Have Conversations About Your Financial Fears

I was out recently when a bartender and I struck up a conversation about investing. I told him that I recently opened a solo 401k and have really started getting more heavily involved with investing, even though it’s one of my financial fears. He was a wealth of knowledge on the subject!

Our talk made me realize that having conversations about financial fears is so important. I love talking about money, but it’s still taboo in large part. In the service industry, where income varies wildly and benefits like a company retirement account are essentially unheard of, it’s especially rare to talk about money topics like investing or retirement.

While I’m down for any kind of money chat pretty much whenever I think that conversations about investing are particularly important. Investments are key to building long-term wealth.

It’s also one of the most intimidating money topics. People think you need to be a professional, or a finance expert in order to understand the scary world of investing.

I’ll admit I am a little intimidated by investing. I’m afraid of making the wrong investing choice and losing what I put in. I’m afraid I’m not really that financially smart and that I’ll pick the wrong index funds. My introduction to the personal finance world was paying down my student loans. The formula was simple: make more money, send it to Sallie Mae, repeat.

Investing is much more complex than debt payoff was. There are more choices, more regulations, and I want to feel informed as I move through this world. You can’t make choices lightly, and I don’t want to. I’ve let my financial fears limit me somewhat.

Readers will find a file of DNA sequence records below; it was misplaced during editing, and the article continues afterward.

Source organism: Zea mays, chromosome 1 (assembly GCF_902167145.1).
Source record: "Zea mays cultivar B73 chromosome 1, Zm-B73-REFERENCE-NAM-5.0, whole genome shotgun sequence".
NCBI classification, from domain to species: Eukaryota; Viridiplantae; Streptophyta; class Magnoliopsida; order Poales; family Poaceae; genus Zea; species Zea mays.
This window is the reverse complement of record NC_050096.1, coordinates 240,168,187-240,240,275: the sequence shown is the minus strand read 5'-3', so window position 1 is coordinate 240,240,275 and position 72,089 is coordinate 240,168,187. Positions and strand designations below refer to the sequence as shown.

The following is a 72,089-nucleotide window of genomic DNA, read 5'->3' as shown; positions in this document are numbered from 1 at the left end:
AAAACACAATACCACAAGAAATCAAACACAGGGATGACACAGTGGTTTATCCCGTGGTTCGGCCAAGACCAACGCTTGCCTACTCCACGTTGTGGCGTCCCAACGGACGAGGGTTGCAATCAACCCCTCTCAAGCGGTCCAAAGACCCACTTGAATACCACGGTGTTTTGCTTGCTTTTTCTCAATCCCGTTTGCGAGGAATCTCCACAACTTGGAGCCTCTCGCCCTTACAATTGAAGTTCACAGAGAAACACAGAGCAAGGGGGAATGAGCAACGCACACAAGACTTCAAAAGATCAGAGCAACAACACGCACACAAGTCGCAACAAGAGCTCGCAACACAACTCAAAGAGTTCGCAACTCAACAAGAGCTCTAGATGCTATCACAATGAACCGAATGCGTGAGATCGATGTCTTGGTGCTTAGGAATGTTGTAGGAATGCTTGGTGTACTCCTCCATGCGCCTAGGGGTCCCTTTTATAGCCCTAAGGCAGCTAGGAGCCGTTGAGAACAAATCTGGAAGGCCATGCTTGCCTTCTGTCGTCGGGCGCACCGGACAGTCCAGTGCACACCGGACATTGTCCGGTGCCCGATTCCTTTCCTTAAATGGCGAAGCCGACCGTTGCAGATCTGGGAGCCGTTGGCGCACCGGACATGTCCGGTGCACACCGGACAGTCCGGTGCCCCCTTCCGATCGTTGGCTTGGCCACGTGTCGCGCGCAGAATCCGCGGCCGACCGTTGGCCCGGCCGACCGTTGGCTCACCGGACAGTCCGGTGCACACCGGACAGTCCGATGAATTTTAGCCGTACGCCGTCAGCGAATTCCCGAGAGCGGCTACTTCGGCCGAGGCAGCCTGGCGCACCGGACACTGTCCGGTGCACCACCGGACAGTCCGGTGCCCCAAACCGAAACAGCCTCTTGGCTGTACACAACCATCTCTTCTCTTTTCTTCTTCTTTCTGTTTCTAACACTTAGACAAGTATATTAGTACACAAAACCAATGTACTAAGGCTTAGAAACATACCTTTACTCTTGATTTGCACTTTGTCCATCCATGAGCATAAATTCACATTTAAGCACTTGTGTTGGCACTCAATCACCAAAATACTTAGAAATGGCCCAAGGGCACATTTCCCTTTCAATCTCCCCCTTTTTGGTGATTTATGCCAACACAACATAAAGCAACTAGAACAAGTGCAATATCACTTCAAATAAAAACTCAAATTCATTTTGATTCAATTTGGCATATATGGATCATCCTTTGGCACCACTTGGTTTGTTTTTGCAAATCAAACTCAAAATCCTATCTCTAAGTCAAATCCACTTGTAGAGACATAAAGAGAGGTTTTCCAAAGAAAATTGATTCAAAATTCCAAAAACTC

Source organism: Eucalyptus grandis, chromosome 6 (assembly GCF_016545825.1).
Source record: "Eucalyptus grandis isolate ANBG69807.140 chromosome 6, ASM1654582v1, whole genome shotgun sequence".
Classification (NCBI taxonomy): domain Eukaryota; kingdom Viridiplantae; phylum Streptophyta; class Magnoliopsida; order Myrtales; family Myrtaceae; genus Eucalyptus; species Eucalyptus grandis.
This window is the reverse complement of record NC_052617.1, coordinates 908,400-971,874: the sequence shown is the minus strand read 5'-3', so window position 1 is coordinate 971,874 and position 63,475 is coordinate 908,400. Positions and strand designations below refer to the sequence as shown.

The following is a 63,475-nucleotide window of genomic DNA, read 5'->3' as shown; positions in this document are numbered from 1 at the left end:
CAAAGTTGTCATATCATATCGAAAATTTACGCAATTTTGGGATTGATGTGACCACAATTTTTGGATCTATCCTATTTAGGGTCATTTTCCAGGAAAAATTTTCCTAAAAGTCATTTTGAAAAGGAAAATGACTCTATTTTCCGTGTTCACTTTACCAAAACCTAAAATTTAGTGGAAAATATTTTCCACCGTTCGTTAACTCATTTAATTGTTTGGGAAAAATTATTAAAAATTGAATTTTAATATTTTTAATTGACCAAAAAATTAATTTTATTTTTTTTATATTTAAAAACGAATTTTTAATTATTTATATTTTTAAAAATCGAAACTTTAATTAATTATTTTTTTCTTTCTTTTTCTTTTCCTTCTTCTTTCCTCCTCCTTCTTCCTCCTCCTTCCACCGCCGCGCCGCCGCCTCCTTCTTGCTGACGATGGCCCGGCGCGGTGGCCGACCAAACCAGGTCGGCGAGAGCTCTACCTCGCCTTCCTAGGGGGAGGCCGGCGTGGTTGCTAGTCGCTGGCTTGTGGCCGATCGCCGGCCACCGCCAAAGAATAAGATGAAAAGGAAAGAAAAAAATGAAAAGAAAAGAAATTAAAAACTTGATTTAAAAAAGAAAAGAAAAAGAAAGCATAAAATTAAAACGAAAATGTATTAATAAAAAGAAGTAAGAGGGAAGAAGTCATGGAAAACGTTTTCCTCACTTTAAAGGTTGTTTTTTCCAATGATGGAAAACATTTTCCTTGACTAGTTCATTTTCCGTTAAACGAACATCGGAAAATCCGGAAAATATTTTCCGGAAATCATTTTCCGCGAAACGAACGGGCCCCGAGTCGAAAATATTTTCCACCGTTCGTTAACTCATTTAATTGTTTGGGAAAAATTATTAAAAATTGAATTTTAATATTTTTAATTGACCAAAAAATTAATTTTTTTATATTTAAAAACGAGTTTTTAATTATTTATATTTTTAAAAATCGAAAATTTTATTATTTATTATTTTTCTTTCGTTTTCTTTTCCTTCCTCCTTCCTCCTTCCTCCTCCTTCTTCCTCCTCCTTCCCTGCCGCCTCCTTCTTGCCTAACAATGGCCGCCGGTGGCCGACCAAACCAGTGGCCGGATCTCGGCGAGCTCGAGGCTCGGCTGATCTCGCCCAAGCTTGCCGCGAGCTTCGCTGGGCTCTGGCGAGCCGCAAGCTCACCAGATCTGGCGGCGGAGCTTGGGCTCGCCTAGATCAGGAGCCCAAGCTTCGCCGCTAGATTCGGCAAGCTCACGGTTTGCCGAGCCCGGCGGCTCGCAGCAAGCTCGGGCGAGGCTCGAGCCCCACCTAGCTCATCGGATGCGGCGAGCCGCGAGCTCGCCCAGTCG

I haven’t done as much research as I should, and I haven’t added more into my accounts even though I’ve got a few hundred dollars I could invest. My fear has been making decisions for me.

Through the power of transparency, you can start fighting fear. You don’t need to get fancy degrees or hire someone. Have a conversation about investing. Let people know what you do and do not know about. Be open about where you are on your investing journey.

Transparency banishes fear. Looking things in the face and saying ‘Hey, you’re not so bad’ helps us take control over fear. The bartender and I chatted for about 15 minutes about Fidelity vs Vanguard, different retirement accounts, and using credit cards to achieve your larger financial goals.

That conversation helped squash that little nugget of fear that I was carrying around. I found myself comfortable throughout the conversation. It helped me see that I am knowledgeable and good with money. I am capable of becoming a good investor.

It’s not easy to talk about our financial fears. It’s difficult when we feel intimidated, scared, or alone. But having these conversations fights those feelings, and opens up our worlds. We get to meet bartenders who are investing whizzes. We get to bond with people over the same financial challenges and triumphs. We get to work through things with people and ask for help.

A simple conversation might end up being the best tool that we have to fight fear and to help ourselves. That’s really what our blog-world is: one giant, extended conversation. We learn from one another and help one another. The personal finance blogosphere changed my life. Just imagine the power that in-person conversations about money hold.

Finally, if you’re interested in broadening your own personal discussion of finance, here are a few books you should check out.

Jane Bryant Quinn’s Making the Most of Your Money Now
Eric Tyson’s Personal Finance For Dummies
Dave Ramsey’s The Total Money Makeover

All of these are good basic primers on investing, debt reduction, saving, insurance and the like. All of them are available on Amazon.com or you can get them at your local library for free.

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